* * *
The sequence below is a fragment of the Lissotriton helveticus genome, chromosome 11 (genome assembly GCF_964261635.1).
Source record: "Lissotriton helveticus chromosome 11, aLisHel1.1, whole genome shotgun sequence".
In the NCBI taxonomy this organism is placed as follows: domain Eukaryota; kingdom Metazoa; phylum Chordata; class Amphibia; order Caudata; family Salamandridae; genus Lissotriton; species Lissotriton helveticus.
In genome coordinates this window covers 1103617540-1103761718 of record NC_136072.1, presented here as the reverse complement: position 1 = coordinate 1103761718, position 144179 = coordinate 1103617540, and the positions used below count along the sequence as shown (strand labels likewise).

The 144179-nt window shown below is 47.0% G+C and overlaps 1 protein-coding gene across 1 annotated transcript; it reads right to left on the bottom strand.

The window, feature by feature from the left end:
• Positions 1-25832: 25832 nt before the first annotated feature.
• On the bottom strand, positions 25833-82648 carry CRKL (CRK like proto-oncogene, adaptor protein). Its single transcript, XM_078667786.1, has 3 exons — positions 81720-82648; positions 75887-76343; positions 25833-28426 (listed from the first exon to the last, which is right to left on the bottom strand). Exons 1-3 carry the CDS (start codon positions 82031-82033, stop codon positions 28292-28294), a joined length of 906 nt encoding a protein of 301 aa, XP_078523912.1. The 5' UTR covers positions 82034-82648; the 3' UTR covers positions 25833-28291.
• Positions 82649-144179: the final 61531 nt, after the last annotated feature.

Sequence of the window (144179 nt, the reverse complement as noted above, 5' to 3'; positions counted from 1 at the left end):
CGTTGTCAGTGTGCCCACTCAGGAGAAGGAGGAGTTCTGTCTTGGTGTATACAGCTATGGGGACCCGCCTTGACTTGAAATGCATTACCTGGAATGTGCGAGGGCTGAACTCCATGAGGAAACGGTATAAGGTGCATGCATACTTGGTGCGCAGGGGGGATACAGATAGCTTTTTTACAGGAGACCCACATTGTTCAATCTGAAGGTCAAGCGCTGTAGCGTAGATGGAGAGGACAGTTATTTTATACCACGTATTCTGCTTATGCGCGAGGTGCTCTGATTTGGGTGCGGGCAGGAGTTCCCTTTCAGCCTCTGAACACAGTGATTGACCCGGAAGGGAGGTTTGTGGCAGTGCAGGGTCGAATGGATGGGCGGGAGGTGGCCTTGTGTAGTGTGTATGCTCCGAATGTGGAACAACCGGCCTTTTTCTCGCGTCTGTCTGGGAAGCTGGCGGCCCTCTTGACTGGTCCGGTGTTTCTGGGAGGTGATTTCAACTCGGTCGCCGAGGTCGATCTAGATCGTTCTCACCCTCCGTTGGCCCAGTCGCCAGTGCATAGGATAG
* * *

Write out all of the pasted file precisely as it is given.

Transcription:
The sequence below is a fragment of the Lissotriton helveticus genome, chromosome 11 (genome assembly GCF_964261635.1).
Source record: "Lissotriton helveticus chromosome 11, aLisHel1.1, whole genome shotgun sequence".
In the NCBI taxonomy this organism is placed as follows: domain Eukaryota; kingdom Metazoa; phylum Chordata; class Amphibia; order Caudata; family Salamandridae; genus Lissotriton; species Lissotriton helveticus.
In genome coordinates this window covers 1103617540-1103761718 of record NC_136072.1, presented here as the reverse complement: position 1 = coordinate 1103761718, position 144179 = coordinate 1103617540, and the positions used below count along the sequence as shown (strand labels likewise).

The 144179-nt window shown below is 47.0% G+C and overlaps 1 protein-coding gene across 1 annotated transcript; it reads right to left on the bottom strand.

The window, feature by feature from the left end:
• Positions 1-25832: 25832 nt before the first annotated feature.
• On the bottom strand, positions 25833-82648 carry CRKL (CRK like proto-oncogene, adaptor protein). Its single transcript, XM_078667786.1, has 3 exons — positions 81720-82648; positions 75887-76343; positions 25833-28426 (listed from the first exon to the last, which is right to left on the bottom strand). Exons 1-3 carry the CDS (start codon positions 82031-82033, stop codon positions 28292-28294), a joined length of 906 nt encoding a protein of 301 aa, XP_078523912.1. The 5' UTR covers positions 82034-82648; the 3' UTR covers positions 25833-28291.
• Positions 82649-144179: the final 61531 nt, after the last annotated feature.

Sequence of the window (144179 nt, the reverse complement as noted above, 5' to 3'; positions counted from 1 at the left end):
CGTTGTCAGTGTGCCCACTCAGGAGAAGGAGGAGTTCTGTCTTGGTGTATACAGCTATGGGGACCCGCCTTGACTTGAAATGCATTACCTGGAATGTGCGAGGGCTGAACTCCATGAGGAAACGGTATAAGGTGCATGCATACTTGGTGCGCAGGGGGGATACAGATAGCTTTTTTACAGGAGACCCACATTGTTCAATCTGAAGGTCAAGCGCTGTAGCGTAGATGGAGAGGACAGTTATTTTATACCACGTATTCTGCTTATGCGCGAGGTGCTCTGATTTGGGTGCGGGCAGGAGTTCCCTTTCAGCCTCTGAACACAGTGATTGACCCGGAAGGGAGGTTTGTGGCAGTGCAGGGTCGAATGGATGGGCGGGAGGTGGCCTTGTGTAGTGTGTATGCTCCGAATGTGGAACAACCGGCCTTTTTCTCGCGTCTGTCTGGGAAGCTGGCGGCCCTCTTGACTGGTCCGGTGTTTCTGGGAGGTGATTTCAACTCGGTCGCCGAGGTCGATCTAGATCGTTCTCACCCTCCGTTGGCCCAGTCGCCAGTGCATAGGATAG